Point man Cheney viewed as liability

He remains powerful figure, however, as Bush struggles through difficult period


WASHINGTON -- To put more sting into a new commercial attacking President Bush over the war in Iraq, producers made a last-minute change, adding footage that showed Bush with Vice President Dick Cheney.

The edit was prompted by Cheney's dismal approval ratings in public opinion polls, said Tom Matzzie of MoveOn.org, the anti-war group that is running the TV ad over Thanksgiving weekend. He called Cheney, the most influential figure in Bush's inner circle, "as unpopular as a comic book supervillain."

While Bush struggles through one of the most difficult periods of his presidency, Cheney is increasingly being portrayed as a liability, someone associated with the administration's most divisive issues, including its use of disputed intelligence to justify the war, its policy on torture and its harsh criticism of those who question Bush.

Nonetheless, Cheney is dispatched as often as ever to argue for Bush's agenda and to defend his policies. He remains one of the most powerful figures in the White House, beloved by the conservative Republican base and with a fundraising prowess virtually unrivaled in his party.

Conservative activist Grover Norquist drew upon a different comic book analogy to describe Cheney: The vice president has "stepped out and, like Superman, put his hand out in front of a speeding train for this White House, which is the assertion that we've been lied into war."

Cheney has taken a leading role in defending the war in recent days, drawing headlines and criticism for his denunciations of Democrats who have hammered Bush with claims that the administration twisted intelligence to persuade Congress and the public to support the invasion of Iraq.

But Cheney's position as a trusted hand, especially on defense matters, has been called into question, with public doubts growing about the war and the Bush administration's use of now-discredited intelligence to build a case for invading Iraq.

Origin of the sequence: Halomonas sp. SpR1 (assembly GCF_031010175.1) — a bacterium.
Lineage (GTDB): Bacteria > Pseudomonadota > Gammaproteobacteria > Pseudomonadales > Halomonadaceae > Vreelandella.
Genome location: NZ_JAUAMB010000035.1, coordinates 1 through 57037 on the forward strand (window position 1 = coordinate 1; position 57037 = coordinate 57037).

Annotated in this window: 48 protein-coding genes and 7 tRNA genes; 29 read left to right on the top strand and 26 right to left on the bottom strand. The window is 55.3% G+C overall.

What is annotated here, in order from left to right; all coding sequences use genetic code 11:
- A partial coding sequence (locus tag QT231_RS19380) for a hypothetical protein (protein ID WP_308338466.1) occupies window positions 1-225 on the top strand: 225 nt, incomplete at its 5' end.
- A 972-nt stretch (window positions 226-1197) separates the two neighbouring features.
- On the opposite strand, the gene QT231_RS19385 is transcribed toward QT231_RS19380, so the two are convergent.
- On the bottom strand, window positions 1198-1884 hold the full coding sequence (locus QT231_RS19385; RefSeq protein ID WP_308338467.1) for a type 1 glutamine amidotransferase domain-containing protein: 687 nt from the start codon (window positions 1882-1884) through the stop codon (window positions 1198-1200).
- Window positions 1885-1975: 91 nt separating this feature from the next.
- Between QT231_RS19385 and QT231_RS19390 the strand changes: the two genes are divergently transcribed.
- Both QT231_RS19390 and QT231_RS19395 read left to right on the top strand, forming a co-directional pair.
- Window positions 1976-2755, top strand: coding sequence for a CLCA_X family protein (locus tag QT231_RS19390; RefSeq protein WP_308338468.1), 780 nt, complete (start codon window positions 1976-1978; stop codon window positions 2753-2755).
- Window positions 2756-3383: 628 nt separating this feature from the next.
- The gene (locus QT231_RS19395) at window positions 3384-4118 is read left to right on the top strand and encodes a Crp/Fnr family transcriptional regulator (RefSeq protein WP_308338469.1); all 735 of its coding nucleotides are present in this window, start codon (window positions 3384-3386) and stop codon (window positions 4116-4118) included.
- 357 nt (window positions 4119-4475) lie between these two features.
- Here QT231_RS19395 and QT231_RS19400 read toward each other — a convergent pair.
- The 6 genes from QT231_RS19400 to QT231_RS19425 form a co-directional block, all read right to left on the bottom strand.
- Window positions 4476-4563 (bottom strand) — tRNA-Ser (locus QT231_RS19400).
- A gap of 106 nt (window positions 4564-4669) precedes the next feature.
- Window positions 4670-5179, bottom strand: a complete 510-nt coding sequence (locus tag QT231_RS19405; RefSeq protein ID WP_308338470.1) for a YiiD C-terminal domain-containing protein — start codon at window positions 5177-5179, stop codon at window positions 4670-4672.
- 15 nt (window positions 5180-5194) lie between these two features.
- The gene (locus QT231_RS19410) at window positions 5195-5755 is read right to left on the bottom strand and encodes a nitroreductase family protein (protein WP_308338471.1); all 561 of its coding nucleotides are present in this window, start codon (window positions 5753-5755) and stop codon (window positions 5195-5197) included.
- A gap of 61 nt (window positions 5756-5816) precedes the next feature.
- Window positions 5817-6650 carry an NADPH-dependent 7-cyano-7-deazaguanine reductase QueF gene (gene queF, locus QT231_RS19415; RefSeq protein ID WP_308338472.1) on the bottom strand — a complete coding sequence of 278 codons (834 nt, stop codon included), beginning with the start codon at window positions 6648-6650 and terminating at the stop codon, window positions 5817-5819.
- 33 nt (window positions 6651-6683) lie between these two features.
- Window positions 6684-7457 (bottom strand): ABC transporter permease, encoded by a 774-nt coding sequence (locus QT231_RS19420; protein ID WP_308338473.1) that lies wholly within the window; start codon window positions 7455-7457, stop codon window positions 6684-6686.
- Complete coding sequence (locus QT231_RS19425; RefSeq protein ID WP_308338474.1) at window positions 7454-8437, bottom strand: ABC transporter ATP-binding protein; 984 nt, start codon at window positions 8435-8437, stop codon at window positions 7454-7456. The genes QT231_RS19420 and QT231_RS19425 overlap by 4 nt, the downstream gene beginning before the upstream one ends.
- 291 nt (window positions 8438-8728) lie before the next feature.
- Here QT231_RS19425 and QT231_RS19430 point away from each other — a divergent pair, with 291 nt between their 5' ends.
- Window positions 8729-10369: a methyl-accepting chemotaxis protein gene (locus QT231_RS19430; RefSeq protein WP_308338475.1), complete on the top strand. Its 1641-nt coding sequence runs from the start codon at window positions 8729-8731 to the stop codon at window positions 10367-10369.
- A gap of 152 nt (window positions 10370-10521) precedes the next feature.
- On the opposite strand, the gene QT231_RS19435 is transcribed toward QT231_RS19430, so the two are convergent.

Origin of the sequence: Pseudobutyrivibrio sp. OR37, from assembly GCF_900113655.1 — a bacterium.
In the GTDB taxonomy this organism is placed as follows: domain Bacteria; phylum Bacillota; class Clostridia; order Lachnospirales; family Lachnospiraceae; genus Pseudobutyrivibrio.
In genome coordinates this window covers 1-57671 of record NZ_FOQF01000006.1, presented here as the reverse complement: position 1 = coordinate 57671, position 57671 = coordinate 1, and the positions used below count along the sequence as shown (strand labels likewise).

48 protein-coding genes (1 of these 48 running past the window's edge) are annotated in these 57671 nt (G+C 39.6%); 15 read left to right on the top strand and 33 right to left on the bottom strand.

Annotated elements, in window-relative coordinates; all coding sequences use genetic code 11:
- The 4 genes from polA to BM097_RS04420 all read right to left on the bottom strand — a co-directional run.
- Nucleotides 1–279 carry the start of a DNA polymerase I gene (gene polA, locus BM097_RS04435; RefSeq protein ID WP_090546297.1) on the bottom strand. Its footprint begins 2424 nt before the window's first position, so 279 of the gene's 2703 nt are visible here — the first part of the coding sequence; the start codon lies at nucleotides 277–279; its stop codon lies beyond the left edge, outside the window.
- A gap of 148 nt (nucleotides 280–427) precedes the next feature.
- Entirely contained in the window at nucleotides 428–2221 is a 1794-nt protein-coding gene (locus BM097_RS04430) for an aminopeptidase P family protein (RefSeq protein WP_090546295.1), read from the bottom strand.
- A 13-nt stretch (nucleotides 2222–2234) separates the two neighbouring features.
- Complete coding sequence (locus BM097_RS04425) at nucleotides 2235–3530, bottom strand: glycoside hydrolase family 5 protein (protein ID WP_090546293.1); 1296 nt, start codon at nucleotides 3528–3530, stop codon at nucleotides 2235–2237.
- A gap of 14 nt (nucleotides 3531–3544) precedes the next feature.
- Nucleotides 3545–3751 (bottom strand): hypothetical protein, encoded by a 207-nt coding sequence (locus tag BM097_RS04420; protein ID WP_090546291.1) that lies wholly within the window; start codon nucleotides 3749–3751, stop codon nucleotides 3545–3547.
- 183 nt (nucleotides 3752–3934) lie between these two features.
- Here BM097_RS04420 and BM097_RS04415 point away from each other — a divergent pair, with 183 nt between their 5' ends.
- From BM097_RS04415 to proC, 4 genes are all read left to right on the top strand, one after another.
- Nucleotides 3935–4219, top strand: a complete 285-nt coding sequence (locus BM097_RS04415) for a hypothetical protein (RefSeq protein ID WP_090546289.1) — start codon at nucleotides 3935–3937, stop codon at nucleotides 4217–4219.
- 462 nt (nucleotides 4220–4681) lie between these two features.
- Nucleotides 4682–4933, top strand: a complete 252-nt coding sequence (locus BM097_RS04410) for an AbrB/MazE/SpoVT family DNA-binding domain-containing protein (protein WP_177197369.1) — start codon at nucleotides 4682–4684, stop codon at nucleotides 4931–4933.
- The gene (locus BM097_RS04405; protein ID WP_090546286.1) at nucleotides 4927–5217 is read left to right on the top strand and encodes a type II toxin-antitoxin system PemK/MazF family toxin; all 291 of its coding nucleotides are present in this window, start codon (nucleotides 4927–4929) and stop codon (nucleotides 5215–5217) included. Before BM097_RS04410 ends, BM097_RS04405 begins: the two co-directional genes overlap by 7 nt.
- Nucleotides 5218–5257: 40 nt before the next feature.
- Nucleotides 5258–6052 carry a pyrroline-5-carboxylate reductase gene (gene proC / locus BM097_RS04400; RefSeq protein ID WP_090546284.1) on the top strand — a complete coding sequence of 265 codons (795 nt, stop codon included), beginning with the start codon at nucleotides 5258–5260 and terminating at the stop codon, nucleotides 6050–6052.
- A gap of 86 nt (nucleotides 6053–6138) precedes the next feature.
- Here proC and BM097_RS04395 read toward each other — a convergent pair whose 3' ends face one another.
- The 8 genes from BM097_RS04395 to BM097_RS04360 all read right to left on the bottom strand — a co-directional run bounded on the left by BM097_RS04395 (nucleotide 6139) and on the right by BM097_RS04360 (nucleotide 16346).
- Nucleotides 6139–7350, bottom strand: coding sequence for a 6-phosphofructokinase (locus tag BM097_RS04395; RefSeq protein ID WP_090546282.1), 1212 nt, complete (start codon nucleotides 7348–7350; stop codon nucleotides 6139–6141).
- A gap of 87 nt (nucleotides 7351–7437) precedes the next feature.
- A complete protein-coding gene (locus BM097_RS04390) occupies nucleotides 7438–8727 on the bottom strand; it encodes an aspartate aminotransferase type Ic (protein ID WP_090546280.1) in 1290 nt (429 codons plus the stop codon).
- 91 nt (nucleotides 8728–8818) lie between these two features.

Cheney's early unequivocal charges that Saddam Hussein had nuclear weapons have been discredited, along with his unqualified predictions about the conflict, including one he made in June that the insurgency was in its "last throes."

Democrats have felt particularly free to go after Cheney since the indictment last month of his former top aide, I. Lewis "Scooter" Libby Jr., on charges that he tried to derail an investigation into whether White House officials deliberately unmasked a covert CIA agent whose husband had questioned the claims used to justify the war.

Libby's indictment placed a stain on Cheney's office, alleging that top aides there led an effort to undercut a retired diplomat, who had questioned Bush's prewar claims, by revealing that his wife worked for the CIA. The charges were a reminder that Cheney had a strong hand in building the case for the war.

"It is hard to name a government official with less credibility on Iraq" than Cheney, Sen. John Kerry, a Massachusetts Democrat, said recently.

Bush's trustworthiness ratings have declined in recent weeks as Democrats have stepped up their charges about prewar intelligence, but polls show that Cheney's are far worse. A Newsweek poll conducted this month found that 29 percent regard Cheney as "honest and ethical," compared with 42 percent for Bush. A CBS poll found that 19 percent had a favorable view of Cheney.

Cheney "used to be pretty effective in explaining and defending the administration's policies, because he could do it in a more articulate and persuasive way than the president. His ability to perform that role has been badly compromised recently," said Joel K. Goldstein, a law professor at St. Louis University who specializes in the vice presidency.

The shift, Goldstein said, has been brought about "both by his plummeting approval ratings and by the fact that he's so closely identified with the most controversial and unpopular aspects of the Bush administration."

Cheney's allies vigorously deny any suggestion that he has lost influence or that his role has changed. Jennifer Mayfield, a spokeswoman for Cheney, said he is doing what he has always done for Bush. He "continues to maintain an active schedule promoting the president's key principles that are important to the American people," Mayfield said.

Still, with Bush's popularity sagging, Cheney's task has placed him in the center of tough fights recently, sometimes within his own party.

It was Cheney who was dispatched to Capitol Hill this month to lobby senators to relax a ban on torturing prisoners in U.S. custody to give the CIA leeway in cases when it is seeking to prevent an attack. Most Republicans broke with the White House on the issue and supported the ban - a relative rarity for a former lawmaker who wields substantial influence on Capitol Hill - and some criticized Cheney publicly for the stance. Sen. Chuck Hagel, a Nebraska Republican, called it "a terrible mistake."

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